Signs of Leaf and Stem Pests
From aphids sucking the sap to caterpillars and slugs voraciously chewing their way through the foliage, the summer garden teems with a huge variety of life that seems to view our beds and borders as little more than an ever-open snack-bar.
As if that wasn’t enough to contend with, there’s a range of moulds, fungi and viruses waiting in the wings to wreak their own particular kind of damage too.
Holes and TearsDamage to the leaves, flowers and flower buds are most usually caused by insects and other invertebrate pests. If you do start to see holes and tears on your plants, it’s worth investigating it thoroughly to see what’s causing the problem.
Sometimes where the damage is located can give a bit of a clue as to the likely culprit. The larger and less agile kinds, for instance, such as slugs and snails tend to concentrate their attentions on lower leaves, though even they can sometimes be found higher up the plant if the prize is particularly tender or succulent.
On the other hand, Capsid bugs and many kinds of moth caterpillars – including the likes of the Rosy Rustic, Buff-Tip and the Garden Tiger moths, along with cabbage whites and the various loopers – attack more widely, potentially causing damage to any of the above-ground parts.
However, it’s worth bearing in mind that not all tears are pest-related; an unexpected frost, for instance, can cause this kind of damage in unprotected tender plants, while strong winds can sometimes split some kinds of leaves, especially long ones such as cordylines or hardy ornamental palms.
Sap SuckersThe first sign of an infestation of aphids or other sap suckers tends to be when you spot them on the plant, rather than any actual damage. As with most pests, it’s often easier to deal with them before they multiply out of hand, so it’s a good idea to check susceptible plants, such as roses, regularly to try to catch them early.
Before they become noticeable all over the plant, the first aphids can often be spotted in and around new shoots and on the underside of leaves and sheltering in the petals and sepals of young flower buds. If you inspect these areas regularly, even if there’s no outward sign of these pests elsewhere, you should have enough early warning to be able to take appropriate action quickly and minimise the damage they can do.
Rusts, Mildews and MouldRusts affect a number of different kinds of plants – though vegetables seem to suffer less than flowers and trees. There are many kinds, but in general, the first sign is the appearance of raised orange, brown or black spots on the leaves or stems of affected plants, with the likes of antirrhinum, pelargonium, carnations, rhododendron, mahonia and willow being particularly prone to rust.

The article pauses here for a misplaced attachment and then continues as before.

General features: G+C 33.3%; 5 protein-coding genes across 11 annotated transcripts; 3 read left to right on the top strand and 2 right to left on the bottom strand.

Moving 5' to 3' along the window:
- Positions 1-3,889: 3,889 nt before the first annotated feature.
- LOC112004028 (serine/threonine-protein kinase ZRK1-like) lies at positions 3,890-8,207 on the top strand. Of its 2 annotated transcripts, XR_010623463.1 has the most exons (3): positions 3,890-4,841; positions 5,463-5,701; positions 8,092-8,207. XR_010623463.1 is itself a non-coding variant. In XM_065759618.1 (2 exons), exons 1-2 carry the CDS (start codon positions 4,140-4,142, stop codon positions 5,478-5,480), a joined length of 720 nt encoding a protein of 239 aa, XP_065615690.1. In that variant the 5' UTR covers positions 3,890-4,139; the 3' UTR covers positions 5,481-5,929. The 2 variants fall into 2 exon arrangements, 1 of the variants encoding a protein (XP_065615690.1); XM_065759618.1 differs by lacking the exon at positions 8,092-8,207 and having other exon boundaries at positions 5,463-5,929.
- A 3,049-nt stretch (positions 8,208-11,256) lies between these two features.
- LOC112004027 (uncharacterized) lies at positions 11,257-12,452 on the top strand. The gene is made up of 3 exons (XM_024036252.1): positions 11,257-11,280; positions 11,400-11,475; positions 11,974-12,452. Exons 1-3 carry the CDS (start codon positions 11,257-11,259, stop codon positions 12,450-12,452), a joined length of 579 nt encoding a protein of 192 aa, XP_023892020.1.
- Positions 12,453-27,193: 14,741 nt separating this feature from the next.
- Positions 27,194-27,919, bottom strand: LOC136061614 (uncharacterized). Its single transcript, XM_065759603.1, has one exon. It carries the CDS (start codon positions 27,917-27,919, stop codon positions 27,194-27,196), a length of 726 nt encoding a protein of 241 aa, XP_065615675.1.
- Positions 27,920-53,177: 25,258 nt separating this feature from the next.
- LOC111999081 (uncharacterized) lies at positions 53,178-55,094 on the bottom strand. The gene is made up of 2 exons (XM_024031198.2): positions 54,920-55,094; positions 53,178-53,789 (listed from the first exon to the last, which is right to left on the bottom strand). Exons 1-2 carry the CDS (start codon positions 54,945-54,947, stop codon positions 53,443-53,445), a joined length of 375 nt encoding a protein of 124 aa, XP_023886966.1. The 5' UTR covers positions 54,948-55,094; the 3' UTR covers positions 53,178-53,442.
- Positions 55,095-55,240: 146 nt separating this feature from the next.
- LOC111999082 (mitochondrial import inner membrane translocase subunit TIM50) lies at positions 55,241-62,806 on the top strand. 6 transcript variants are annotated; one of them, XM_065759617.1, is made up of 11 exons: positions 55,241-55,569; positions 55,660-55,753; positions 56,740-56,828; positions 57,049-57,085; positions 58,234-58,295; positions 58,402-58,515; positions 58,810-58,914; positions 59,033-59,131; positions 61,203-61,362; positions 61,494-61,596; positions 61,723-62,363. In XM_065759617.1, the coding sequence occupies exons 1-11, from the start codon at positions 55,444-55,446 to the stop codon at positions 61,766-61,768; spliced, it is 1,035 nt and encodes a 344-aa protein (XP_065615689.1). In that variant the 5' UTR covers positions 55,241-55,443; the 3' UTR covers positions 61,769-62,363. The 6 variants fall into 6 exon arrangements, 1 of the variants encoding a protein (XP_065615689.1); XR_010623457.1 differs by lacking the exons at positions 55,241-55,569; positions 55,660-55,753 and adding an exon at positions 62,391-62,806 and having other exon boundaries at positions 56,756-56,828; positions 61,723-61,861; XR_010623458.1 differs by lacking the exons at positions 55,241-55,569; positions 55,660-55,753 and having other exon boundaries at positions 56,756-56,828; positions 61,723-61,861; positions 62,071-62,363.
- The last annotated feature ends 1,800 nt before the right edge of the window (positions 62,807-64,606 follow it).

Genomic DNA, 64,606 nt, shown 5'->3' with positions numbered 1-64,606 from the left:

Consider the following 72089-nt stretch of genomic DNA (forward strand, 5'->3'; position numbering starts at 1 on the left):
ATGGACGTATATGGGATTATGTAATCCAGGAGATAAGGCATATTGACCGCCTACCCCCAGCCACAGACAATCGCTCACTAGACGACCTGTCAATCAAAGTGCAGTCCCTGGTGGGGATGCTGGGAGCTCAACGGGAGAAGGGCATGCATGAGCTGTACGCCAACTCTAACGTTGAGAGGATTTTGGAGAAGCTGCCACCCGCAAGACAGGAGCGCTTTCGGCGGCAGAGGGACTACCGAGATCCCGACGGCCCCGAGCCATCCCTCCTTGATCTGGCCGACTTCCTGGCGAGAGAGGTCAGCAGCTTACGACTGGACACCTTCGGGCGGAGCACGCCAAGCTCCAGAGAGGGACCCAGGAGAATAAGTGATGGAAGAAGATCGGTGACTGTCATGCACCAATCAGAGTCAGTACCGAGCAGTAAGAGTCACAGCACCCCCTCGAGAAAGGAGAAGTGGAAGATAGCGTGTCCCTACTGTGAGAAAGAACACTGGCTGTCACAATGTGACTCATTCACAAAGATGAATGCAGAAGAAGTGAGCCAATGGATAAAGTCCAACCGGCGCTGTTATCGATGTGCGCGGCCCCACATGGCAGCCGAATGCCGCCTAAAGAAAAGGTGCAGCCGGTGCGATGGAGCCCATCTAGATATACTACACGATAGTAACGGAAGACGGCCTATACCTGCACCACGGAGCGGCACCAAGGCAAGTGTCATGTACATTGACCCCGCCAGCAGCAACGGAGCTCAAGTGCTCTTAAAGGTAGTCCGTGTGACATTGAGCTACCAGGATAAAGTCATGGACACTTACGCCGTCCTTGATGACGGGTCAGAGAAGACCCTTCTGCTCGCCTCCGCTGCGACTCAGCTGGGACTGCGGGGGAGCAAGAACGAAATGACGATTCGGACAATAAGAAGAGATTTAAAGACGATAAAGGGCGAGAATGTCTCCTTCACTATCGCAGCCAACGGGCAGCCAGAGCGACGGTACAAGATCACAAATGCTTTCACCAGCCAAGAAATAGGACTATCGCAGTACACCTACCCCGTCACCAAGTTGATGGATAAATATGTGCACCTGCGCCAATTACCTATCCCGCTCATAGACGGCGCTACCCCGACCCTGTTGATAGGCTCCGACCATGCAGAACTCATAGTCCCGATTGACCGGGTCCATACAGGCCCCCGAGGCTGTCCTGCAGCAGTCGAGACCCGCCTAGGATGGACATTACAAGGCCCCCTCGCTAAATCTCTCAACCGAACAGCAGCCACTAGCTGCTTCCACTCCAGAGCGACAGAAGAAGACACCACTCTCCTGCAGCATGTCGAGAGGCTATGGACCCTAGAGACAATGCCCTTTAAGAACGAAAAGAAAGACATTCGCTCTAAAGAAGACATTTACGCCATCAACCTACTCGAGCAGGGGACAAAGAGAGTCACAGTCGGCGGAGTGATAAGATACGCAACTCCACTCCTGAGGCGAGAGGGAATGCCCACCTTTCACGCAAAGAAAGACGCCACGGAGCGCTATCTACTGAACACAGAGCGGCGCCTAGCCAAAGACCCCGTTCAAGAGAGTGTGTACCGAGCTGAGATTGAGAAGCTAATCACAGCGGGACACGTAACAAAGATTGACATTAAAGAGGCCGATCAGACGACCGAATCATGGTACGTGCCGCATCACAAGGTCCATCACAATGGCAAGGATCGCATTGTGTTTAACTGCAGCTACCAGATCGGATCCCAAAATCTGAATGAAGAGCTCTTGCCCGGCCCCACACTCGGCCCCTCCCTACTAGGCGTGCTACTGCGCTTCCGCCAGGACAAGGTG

Diseased leaves should be removed and burnt, any overcrowding reduced and the plants treated with a high-potash fertilizer; rose rust – a rare but serious and often fatal disease of roses – has been linked to cold springs, hard winters and a shortage of potassium in the soil.
If your roses start to show rust symptoms – typically orange swellings on the undersides of their leaves, which turn black in late summer – they will need swift treatment with an appropriate pesticide as soon as possible if they are to stand the best chance of surviving.
In warm, dry summers, powdery mildew can be a major problem for a range of plants such as chrysanthemum, michaelmas daisies, peas, cucumbers and grapes, starting off as a white powder on the leaves which gradually spreads and darkens as the year progresses. It tends to thrive when plants are overcrowded and particularly if the roots are regularly allowed to dry out – so avoiding these conditions can be a big help in stopping it from being a problem.
By contrast, in cool, wet surroundings, grey mould – or botrytis – presents a serious threat to many kinds of plants, especially if they are being grown where the air flow around them is poor. This mould enters through damaged areas of the leaf or stem and can ultimately spread to all of the above-ground parts of the plant.
At first the areas affected turn brown and soft to the touch, the characteristic pale grey cotton wool like mould which gives it its name developing later. Botrytis is most likely to occur in spring and autumn, when the conditions in the garden are most suitable for it to spread.
When it comes to keeping leaf and stem pests at bay – and our plants looking good – there really is no substitute for vigilance, and if you can recognise the signs of infestation early enough, in most cases you’ll find controlling them becomes a great deal easier.